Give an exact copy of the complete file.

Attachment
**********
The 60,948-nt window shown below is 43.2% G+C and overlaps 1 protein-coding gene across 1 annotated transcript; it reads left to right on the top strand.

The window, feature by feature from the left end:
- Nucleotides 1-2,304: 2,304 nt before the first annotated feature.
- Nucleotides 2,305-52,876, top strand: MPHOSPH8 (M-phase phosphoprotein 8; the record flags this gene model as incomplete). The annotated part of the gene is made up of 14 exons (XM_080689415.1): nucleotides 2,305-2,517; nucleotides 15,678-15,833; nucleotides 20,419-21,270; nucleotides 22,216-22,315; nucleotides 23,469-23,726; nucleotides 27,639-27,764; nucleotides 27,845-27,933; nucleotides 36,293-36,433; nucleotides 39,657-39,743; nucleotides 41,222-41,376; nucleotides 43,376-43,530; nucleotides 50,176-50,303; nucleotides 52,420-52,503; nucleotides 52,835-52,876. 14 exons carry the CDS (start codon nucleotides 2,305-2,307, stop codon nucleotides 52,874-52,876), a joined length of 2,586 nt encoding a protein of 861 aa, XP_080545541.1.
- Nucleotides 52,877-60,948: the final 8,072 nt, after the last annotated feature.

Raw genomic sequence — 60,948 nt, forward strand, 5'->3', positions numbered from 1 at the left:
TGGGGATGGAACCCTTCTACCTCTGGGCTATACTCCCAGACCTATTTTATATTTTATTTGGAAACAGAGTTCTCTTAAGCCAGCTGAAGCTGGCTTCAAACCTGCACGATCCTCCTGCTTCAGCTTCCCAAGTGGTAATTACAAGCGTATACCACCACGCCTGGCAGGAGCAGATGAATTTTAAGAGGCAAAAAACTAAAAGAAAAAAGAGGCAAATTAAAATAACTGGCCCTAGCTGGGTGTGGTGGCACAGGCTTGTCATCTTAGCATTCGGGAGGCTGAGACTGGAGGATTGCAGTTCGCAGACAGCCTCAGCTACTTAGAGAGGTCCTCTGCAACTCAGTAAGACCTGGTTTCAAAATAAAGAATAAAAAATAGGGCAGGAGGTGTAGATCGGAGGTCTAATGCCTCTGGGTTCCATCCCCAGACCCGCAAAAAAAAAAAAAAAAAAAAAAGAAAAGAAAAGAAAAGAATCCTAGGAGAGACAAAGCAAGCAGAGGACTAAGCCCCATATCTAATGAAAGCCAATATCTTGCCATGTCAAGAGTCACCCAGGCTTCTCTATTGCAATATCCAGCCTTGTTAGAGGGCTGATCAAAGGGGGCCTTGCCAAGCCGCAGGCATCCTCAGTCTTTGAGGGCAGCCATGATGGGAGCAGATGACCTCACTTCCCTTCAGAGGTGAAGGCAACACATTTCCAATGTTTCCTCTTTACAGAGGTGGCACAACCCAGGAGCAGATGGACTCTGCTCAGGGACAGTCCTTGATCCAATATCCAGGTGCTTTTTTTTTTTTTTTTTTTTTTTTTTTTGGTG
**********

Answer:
The 60,948-nt window shown below is 43.2% G+C and overlaps 1 protein-coding gene across 1 annotated transcript; it reads left to right on the top strand.

The window, feature by feature from the left end:
- Nucleotides 1-2,304: 2,304 nt before the first annotated feature.
- Nucleotides 2,305-52,876, top strand: MPHOSPH8 (M-phase phosphoprotein 8; the record flags this gene model as incomplete). The annotated part of the gene is made up of 14 exons (XM_080689415.1): nucleotides 2,305-2,517; nucleotides 15,678-15,833; nucleotides 20,419-21,270; nucleotides 22,216-22,315; nucleotides 23,469-23,726; nucleotides 27,639-27,764; nucleotides 27,845-27,933; nucleotides 36,293-36,433; nucleotides 39,657-39,743; nucleotides 41,222-41,376; nucleotides 43,376-43,530; nucleotides 50,176-50,303; nucleotides 52,420-52,503; nucleotides 52,835-52,876. 14 exons carry the CDS (start codon nucleotides 2,305-2,307, stop codon nucleotides 52,874-52,876), a joined length of 2,586 nt encoding a protein of 861 aa, XP_080545541.1.
- Nucleotides 52,877-60,948: the final 8,072 nt, after the last annotated feature.

Raw genomic sequence — 60,948 nt, forward strand, 5'->3', positions numbered from 1 at the left:
TGGGGATGGAACCCTTCTACCTCTGGGCTATACTCCCAGACCTATTTTATATTTTATTTGGAAACAGAGTTCTCTTAAGCCAGCTGAAGCTGGCTTCAAACCTGCACGATCCTCCTGCTTCAGCTTCCCAAGTGGTAATTACAAGCGTATACCACCACGCCTGGCAGGAGCAGATGAATTTTAAGAGGCAAAAAACTAAAAGAAAAAAGAGGCAAATTAAAATAACTGGCCCTAGCTGGGTGTGGTGGCACAGGCTTGTCATCTTAGCATTCGGGAGGCTGAGACTGGAGGATTGCAGTTCGCAGACAGCCTCAGCTACTTAGAGAGGTCCTCTGCAACTCAGTAAGACCTGGTTTCAAAATAAAGAATAAAAAATAGGGCAGGAGGTGTAGATCGGAGGTCTAATGCCTCTGGGTTCCATCCCCAGACCCGCAAAAAAAAAAAAAAAAAAAAAAGAAAAGAAAAGAAAAGAATCCTAGGAGAGACAAAGCAAGCAGAGGACTAAGCCCCATATCTAATGAAAGCCAATATCTTGCCATGTCAAGAGTCACCCAGGCTTCTCTATTGCAATATCCAGCCTTGTTAGAGGGCTGATCAAAGGGGGCCTTGCCAAGCCGCAGGCATCCTCAGTCTTTGAGGGCAGCCATGATGGGAGCAGATGACCTCACTTCCCTTCAGAGGTGAAGGCAACACATTTCCAATGTTTCCTCTTTACAGAGGTGGCACAACCCAGGAGCAGATGGACTCTGCTCAGGGACAGTCCTTGATCCAATATCCAGGTGCTTTTTTTTTTTTTTTTTTTTTTTTTTTTGGTG